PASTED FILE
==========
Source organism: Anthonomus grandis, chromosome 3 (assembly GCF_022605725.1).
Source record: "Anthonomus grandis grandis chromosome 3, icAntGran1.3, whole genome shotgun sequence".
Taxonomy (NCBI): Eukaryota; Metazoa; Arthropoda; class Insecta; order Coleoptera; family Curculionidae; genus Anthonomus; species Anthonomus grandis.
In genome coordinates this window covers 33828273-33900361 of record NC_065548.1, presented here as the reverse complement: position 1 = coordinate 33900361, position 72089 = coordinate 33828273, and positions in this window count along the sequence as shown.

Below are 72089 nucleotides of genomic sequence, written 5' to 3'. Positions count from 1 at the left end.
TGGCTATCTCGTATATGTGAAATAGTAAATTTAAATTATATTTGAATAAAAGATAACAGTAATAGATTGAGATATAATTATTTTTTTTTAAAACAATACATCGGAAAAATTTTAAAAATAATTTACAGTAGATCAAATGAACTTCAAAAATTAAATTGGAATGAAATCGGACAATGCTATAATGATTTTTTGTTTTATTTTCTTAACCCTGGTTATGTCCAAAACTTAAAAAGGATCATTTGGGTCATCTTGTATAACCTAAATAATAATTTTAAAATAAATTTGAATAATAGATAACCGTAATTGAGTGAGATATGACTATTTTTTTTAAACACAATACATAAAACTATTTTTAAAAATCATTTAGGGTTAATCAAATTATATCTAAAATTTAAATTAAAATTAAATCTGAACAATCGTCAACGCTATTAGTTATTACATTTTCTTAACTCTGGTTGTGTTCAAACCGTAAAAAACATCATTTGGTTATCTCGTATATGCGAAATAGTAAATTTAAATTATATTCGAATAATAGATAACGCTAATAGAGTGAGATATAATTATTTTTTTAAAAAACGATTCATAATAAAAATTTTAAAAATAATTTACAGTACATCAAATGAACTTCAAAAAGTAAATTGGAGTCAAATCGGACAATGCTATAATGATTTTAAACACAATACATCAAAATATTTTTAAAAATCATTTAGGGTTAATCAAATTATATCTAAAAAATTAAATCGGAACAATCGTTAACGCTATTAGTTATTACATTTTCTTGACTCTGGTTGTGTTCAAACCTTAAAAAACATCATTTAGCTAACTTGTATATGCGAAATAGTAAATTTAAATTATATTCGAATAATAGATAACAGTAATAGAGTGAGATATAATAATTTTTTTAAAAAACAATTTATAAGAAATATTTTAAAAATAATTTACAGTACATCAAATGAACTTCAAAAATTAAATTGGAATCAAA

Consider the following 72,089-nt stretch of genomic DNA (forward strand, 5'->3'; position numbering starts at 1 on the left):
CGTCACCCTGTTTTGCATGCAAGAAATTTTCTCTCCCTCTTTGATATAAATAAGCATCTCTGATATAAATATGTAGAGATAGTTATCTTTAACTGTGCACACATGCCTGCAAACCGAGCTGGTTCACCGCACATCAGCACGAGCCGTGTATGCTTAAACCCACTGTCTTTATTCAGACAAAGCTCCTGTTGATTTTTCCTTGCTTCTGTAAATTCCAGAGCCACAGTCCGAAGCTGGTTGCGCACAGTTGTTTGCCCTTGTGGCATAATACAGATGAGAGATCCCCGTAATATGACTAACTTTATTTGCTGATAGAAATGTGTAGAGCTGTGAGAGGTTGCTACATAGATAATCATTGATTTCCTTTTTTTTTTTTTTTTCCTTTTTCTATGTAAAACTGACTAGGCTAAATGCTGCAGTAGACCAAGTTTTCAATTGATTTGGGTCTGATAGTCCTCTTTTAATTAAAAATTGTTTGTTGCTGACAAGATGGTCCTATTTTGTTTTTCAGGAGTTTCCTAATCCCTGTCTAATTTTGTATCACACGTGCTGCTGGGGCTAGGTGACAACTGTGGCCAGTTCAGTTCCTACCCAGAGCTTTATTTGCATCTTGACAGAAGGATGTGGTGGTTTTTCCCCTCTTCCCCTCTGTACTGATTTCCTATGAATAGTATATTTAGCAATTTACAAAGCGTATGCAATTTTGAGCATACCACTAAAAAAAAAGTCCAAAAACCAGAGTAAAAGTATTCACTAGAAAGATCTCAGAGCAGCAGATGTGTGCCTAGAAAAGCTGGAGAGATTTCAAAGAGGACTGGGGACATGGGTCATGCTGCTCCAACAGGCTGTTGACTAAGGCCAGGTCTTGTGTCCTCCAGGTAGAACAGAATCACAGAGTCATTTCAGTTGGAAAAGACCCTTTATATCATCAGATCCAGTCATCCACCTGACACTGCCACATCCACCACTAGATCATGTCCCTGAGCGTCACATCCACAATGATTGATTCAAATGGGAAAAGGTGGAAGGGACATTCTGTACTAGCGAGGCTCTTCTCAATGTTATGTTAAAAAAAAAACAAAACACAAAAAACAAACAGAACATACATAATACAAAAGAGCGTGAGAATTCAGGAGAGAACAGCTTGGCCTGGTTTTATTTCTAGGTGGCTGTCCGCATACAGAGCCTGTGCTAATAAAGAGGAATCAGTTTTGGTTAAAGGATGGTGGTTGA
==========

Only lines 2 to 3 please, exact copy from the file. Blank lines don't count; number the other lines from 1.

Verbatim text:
Source record: "Anthonomus grandis grandis chromosome 3, icAntGran1.3, whole genome shotgun sequence".
Taxonomy (NCBI): Eukaryota; Metazoa; Arthropoda; class Insecta; order Coleoptera; family Curculionidae; genus Anthonomus; species Anthonomus grandis.